Arriving at the close of the 1960s, the film points forward to the pornography boom of the 1970s- the so called ‘porno-chic’ era exemplified by titles like Boys in the Sand (1971), Deepthroat (1972), Behind the Green Door (1972), and Emmanuelle (1974). These films blurred the line between pornography and art3, at least partly because this new mode of filmmaking inevitably opened up alternative avenues of expression. Venus in Furs is admittedly tame compared to those aforementioned films, if nothing else it doesn’t boast any actual sex, but its more racy moments would still be hard to imagine just a few years earlier, prior to the big breakthrough in the U.S. when the U.S. Supreme Court found the ban placed on Vilgot Sjöman’s I am Curious…Yellow a violation of the constitution.
Franco’s direction is frequently over-the-top but the effect, rather than being distracting or trying, proves a suitable cement for cobbling together continually bizarre spectacles. Aside from the film’s own lush sense of surface and colour, shot largely in soft focus, he employs hefty doses of slow-motion, film negatives, and lunging zoom effects. Additionally the script consists largely of questions and, when escaping those, opts instead for trite similes and amusingly dated slang4, trying ineffectually to capture the protagonist’s fleeting sanity. If that might sound annoying then it also can’t help but make sense, further feeding into the blatant artifice of the whole while referencing the ostentatious flow of film noir. All this is set to a jazzy score courtesy of Manfred Mann. Supporting this arsenal of skull-splittingly direct techniques is a more refined, if not exactly subtle, sense of art direction and set design that offer more delicate nuances. Every frame is brimming with playful details that seem poised to highlight the fragile barrier between reality and dreams. As we proceed it becomes increasingly evident that the world of dreams necessarily yields cinema itself as one of its elements.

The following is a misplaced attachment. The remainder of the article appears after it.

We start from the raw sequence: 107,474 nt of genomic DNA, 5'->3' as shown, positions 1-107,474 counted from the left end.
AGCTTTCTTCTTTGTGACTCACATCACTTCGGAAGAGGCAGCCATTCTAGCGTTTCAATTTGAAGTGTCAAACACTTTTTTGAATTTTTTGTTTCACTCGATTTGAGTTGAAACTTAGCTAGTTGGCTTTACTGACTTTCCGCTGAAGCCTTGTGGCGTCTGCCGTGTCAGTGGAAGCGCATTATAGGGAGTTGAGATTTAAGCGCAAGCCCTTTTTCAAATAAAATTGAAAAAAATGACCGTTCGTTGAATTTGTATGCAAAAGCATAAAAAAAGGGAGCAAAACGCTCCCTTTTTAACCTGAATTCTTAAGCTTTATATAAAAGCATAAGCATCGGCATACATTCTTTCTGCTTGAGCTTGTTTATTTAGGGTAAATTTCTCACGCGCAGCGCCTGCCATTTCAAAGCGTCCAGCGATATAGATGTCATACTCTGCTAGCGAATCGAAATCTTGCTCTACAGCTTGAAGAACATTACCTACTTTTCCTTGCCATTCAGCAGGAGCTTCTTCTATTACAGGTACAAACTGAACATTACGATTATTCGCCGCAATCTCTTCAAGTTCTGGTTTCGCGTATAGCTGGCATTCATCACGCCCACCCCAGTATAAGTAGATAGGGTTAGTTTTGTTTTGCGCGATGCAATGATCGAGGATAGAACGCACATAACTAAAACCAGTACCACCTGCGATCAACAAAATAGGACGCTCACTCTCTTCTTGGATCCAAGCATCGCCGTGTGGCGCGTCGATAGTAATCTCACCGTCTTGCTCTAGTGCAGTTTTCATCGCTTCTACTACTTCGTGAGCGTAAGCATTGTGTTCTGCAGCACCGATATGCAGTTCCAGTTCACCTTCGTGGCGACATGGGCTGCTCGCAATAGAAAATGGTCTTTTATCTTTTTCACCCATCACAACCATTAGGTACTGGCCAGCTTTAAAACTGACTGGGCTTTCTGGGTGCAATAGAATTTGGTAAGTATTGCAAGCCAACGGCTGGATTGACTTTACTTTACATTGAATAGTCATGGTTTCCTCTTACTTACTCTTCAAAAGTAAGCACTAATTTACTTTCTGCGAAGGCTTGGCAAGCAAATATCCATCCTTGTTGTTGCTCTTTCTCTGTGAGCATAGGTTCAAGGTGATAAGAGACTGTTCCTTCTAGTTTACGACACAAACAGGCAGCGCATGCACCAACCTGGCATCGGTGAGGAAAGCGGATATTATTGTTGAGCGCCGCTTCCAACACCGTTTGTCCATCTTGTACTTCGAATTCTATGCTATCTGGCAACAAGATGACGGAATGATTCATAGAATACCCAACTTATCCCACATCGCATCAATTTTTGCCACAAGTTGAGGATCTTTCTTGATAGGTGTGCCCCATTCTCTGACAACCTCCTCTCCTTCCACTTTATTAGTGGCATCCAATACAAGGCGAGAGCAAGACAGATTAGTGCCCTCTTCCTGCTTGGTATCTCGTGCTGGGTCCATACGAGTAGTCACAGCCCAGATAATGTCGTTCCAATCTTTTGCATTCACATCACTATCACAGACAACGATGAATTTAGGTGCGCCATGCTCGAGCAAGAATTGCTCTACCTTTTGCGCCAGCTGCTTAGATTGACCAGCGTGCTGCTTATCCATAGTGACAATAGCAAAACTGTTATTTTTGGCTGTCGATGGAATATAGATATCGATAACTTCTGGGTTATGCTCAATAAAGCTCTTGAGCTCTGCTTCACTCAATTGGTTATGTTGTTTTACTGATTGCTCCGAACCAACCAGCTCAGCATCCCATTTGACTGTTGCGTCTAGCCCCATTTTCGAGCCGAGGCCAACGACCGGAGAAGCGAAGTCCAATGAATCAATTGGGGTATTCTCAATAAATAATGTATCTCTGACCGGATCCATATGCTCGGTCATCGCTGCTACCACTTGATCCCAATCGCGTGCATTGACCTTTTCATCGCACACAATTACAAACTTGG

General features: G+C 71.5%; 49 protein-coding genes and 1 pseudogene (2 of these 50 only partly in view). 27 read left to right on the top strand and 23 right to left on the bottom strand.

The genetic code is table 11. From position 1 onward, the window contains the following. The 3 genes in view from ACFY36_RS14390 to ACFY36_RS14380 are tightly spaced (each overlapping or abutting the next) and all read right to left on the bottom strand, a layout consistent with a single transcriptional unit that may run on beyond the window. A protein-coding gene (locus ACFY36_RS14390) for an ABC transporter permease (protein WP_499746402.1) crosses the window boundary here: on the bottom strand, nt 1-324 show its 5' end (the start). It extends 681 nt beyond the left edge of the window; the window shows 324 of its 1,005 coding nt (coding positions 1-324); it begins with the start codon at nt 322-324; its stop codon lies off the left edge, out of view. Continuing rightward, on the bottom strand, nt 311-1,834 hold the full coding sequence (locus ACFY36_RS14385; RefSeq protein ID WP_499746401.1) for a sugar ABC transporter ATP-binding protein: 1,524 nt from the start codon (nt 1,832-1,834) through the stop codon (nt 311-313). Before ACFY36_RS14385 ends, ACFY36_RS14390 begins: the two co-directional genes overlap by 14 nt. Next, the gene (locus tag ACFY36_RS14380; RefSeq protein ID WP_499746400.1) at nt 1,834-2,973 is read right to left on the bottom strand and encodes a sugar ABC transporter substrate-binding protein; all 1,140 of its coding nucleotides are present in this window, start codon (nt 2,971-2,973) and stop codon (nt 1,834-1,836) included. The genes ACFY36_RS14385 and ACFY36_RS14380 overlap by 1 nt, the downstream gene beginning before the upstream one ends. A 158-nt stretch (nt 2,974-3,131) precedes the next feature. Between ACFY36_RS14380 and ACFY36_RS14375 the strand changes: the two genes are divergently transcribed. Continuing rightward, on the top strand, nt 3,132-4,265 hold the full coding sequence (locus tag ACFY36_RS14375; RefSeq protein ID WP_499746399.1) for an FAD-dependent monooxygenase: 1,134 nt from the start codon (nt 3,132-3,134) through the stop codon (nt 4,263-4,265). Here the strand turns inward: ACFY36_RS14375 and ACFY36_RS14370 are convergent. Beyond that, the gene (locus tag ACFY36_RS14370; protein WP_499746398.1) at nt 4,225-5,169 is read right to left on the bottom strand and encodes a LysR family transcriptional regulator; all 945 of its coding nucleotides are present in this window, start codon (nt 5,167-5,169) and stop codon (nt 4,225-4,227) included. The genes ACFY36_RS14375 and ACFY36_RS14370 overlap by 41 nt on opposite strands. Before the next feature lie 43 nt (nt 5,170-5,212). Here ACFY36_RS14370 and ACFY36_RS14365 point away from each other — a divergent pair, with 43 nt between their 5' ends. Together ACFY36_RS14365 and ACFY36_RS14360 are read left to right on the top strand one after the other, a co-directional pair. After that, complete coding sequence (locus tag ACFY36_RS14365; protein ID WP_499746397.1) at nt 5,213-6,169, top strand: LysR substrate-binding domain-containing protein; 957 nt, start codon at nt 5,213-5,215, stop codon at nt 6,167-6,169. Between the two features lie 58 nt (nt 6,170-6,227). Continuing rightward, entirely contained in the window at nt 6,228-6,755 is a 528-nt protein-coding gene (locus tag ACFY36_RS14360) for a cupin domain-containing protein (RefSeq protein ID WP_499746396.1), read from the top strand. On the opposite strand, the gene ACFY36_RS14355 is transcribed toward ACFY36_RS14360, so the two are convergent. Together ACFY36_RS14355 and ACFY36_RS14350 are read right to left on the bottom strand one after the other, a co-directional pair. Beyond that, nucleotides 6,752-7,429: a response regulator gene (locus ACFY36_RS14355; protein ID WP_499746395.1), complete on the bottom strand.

The focus initially seems to rest on paintings, both classical and modern, which dot various scenes. Soon they begin to share their place on the wall with mirrors, reframing onscreen actions as reflections. During a surreal murder sequence, the mirrors that overlook the deed have their own painted decorations, transforming them into ever-changing works of art. These mirrors with their fragmented reflections, mixing with the cinematography’s soft focus and the film’s natural grain, suggest a highlighting of cinema language, a deconstruction. The reflections are part of the film’s story but also reflect the film’s own cinematic nature. This is further elaborated upon as paint and mirrors eventually give way to photography. Franco’s camera begins to dwell on Olga as she sets up a photography session of her own. The lighting rigs and equipment on display recreating in front of the film camera what undoubtedly lay behind it too.
Olga and Wanda, her chosen photographic subject, earlier indulged in a strange lesbian encounter- girl-on-girl in film-on-film. She fondles Wanda while Wanda’s attentions seem fixed on a nearby statue. At the height of their passion others arrive, effectively ‘on-set’, and start applying make-up. Even as mundane a detail as make-up can’t help but be roped into the film’s strange train of thought. The vicious bloody mark that adorns Wanda’s corpse, a lurid purple and sensually curved around her bust, seems unsure of its own function. It is, of course, artifice, but it seems unsure of its own reality even within the film. Does this make-up know that it’s make-up?